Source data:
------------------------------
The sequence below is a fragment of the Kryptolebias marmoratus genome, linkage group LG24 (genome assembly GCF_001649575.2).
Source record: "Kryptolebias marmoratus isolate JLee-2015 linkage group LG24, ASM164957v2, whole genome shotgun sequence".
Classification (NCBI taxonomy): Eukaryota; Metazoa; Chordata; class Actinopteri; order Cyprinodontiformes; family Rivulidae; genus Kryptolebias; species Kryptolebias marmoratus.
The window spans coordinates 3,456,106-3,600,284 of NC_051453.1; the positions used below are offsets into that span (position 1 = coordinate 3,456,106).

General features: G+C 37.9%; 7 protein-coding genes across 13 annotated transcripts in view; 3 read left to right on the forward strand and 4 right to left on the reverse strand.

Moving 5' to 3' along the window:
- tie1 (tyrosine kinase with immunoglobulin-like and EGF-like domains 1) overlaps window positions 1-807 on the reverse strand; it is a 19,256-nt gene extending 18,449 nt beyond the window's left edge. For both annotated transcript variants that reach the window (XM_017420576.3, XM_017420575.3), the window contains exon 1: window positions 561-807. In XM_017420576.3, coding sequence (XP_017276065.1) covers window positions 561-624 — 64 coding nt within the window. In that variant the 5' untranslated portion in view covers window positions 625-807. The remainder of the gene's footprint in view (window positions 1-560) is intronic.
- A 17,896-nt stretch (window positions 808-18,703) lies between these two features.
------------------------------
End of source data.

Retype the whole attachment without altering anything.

The sequence below is a fragment of the Kryptolebias marmoratus genome, linkage group LG24 (genome assembly GCF_001649575.2).
Source record: "Kryptolebias marmoratus isolate JLee-2015 linkage group LG24, ASM164957v2, whole genome shotgun sequence".
Classification (NCBI taxonomy): Eukaryota; Metazoa; Chordata; class Actinopteri; order Cyprinodontiformes; family Rivulidae; genus Kryptolebias; species Kryptolebias marmoratus.
The window spans coordinates 3,456,106-3,600,284 of NC_051453.1; the positions used below are offsets into that span (position 1 = coordinate 3,456,106).

General features: G+C 37.9%; 7 protein-coding genes across 13 annotated transcripts in view; 3 read left to right on the forward strand and 4 right to left on the reverse strand.

Moving 5' to 3' along the window:
- tie1 (tyrosine kinase with immunoglobulin-like and EGF-like domains 1) overlaps window positions 1-807 on the reverse strand; it is a 19,256-nt gene extending 18,449 nt beyond the window's left edge. For both annotated transcript variants that reach the window (XM_017420576.3, XM_017420575.3), the window contains exon 1: window positions 561-807. In XM_017420576.3, coding sequence (XP_017276065.1) covers window positions 561-624 — 64 coding nt within the window. In that variant the 5' untranslated portion in view covers window positions 625-807. The remainder of the gene's footprint in view (window positions 1-560) is intronic.
- A 17,896-nt stretch (window positions 808-18,703) lies between these two features.